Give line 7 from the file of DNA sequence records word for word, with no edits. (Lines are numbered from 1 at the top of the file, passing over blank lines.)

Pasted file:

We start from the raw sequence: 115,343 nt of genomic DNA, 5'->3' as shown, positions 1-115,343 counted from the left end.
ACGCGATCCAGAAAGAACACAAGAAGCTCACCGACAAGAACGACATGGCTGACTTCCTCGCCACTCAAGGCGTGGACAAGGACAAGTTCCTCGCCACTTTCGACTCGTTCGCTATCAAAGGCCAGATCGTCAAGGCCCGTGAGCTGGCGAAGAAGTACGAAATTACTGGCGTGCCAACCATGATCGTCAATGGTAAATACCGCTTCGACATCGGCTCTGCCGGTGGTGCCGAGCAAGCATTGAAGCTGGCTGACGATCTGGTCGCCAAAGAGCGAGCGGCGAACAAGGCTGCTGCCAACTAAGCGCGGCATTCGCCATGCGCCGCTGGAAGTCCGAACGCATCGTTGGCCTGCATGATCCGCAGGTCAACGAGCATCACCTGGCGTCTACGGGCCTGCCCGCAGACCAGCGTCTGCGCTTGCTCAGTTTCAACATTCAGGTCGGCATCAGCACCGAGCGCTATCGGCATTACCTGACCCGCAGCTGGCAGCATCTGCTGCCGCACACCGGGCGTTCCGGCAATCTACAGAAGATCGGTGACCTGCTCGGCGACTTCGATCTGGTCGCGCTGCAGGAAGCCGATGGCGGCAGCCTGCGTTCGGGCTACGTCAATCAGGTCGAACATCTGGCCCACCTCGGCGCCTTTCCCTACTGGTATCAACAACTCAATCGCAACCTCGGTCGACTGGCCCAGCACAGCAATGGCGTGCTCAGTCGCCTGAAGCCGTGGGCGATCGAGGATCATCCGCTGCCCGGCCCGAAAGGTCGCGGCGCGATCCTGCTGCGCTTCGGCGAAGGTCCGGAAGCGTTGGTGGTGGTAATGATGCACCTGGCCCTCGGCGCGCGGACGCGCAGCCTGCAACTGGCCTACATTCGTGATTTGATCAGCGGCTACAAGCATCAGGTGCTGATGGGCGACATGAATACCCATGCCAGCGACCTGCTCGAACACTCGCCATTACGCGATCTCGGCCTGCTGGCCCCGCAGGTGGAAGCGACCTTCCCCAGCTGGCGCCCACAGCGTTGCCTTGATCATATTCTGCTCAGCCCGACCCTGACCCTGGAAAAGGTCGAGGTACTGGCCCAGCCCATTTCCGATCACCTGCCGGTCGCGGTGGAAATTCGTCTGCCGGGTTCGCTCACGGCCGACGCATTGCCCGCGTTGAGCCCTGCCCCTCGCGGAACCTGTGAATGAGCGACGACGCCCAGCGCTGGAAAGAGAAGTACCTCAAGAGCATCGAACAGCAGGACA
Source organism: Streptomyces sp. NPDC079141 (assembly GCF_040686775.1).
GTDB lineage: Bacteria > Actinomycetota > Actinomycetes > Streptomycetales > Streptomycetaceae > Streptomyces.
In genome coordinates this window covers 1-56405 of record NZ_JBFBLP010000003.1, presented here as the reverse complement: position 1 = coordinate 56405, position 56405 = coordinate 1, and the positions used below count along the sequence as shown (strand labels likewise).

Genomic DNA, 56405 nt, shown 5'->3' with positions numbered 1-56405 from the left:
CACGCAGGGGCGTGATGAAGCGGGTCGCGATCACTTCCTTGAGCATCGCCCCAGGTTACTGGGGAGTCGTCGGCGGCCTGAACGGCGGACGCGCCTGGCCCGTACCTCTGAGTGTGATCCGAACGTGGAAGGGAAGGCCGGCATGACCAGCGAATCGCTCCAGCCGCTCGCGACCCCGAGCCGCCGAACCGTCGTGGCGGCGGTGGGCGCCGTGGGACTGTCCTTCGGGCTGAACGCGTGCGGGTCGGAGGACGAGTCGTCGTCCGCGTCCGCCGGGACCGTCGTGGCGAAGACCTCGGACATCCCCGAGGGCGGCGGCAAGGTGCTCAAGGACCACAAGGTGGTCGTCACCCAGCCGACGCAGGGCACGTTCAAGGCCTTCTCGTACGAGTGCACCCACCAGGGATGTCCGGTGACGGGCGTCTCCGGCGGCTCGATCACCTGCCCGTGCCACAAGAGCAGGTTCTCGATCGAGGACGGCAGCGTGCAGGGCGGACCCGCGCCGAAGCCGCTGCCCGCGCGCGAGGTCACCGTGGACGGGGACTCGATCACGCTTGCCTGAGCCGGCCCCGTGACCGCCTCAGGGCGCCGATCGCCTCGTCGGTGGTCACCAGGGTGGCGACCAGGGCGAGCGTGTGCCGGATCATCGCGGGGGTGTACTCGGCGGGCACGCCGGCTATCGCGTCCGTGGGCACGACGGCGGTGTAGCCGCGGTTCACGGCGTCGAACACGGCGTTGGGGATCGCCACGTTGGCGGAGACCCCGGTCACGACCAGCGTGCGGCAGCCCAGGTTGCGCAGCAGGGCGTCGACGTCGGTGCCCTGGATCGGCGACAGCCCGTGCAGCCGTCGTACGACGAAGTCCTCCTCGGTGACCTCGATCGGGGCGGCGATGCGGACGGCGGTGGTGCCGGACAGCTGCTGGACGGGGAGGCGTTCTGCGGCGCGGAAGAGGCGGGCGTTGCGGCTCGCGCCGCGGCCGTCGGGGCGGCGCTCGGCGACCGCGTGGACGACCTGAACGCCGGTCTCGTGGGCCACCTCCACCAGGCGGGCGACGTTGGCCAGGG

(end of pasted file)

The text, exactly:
CACGCAGGGGCGTGATGAAGCGGGTCGCGATCACTTCCTTGAGCATCGCCCCAGGTTACTGGGGAGTCGTCGGCGGCCTGAACGGCGGACGCGCCTGGCCCGTACCTCTGAGTGTGATCCGAACGTGGAAGGGAAGGCCGGCATGACCAGCGAATCGCTCCAGCCGCTCGCGACCCCGAGCCGCCGAACCGTCGTGGCGGCGGTGGGCGCCGTGGGACTGTCCTTCGGGCTGAACGCGTGCGGGTCGGAGGACGAGTCGTCGTCCGCGTCCGCCGGGACCGTCGTGGCGAAGACCTCGGACATCCCCGAGGGCGGCGGCAAGGTGCTCAAGGACCACAAGGTGGTCGTCACCCAGCCGACGCAGGGCACGTTCAAGGCCTTCTCGTACGAGTGCACCCACCAGGGATGTCCGGTGACGGGCGTCTCCGGCGGCTCGATCACCTGCCCGTGCCACAAGAGCAGGTTCTCGATCGAGGACGGCAGCGTGCAGGGCGGACCCGCGCCGAAGCCGCTGCCCGCGCGCGAGGTCACCGTGGACGGGGACTCGATCACGCTTGCCTGAGCCGGCCCCGTGACCGCCTCAGGGCGCCGATCGCCTCGTCGGTGGTCACCAGGGTGGCGACCAGGGCGAGCGTGTGCCGGATCATCGCGGGGGTGTACTCGGCGGGCACGCCGGCTATCGCGTCCGTGGGCACGACGGCGGTGTAGCCGCGGTTCACGGCGTCGAACACGGCGTTGGGGATCGCCACGTTGGCGGAGACCCCGGTCACGACCAGCGTGCGGCAGCCCAGGTTGCGCAGCAGGGCGTCGACGTCGGTGCCCTGGATCGGCGACAGCCCGTGCAGCCGTCGTACGACGAAGTCCTCCTCGGTGACCTCGATCGGGGCGGCGATGCGGACGGCGGTGGTGCCGGACAGCTGCTGGACGGGGAGGCGTTCTGCGGCGCGGAAGAGGCGGGCGTTGCGGCTCGCGCCGCGGCCGTCGGGGCGGCGCTCGGCGACCGCGTGGACGACCTGAACGCCGGTCTCGTGGGCCACCTCCACCAGGCGGGCGACGTTGGCCAGGG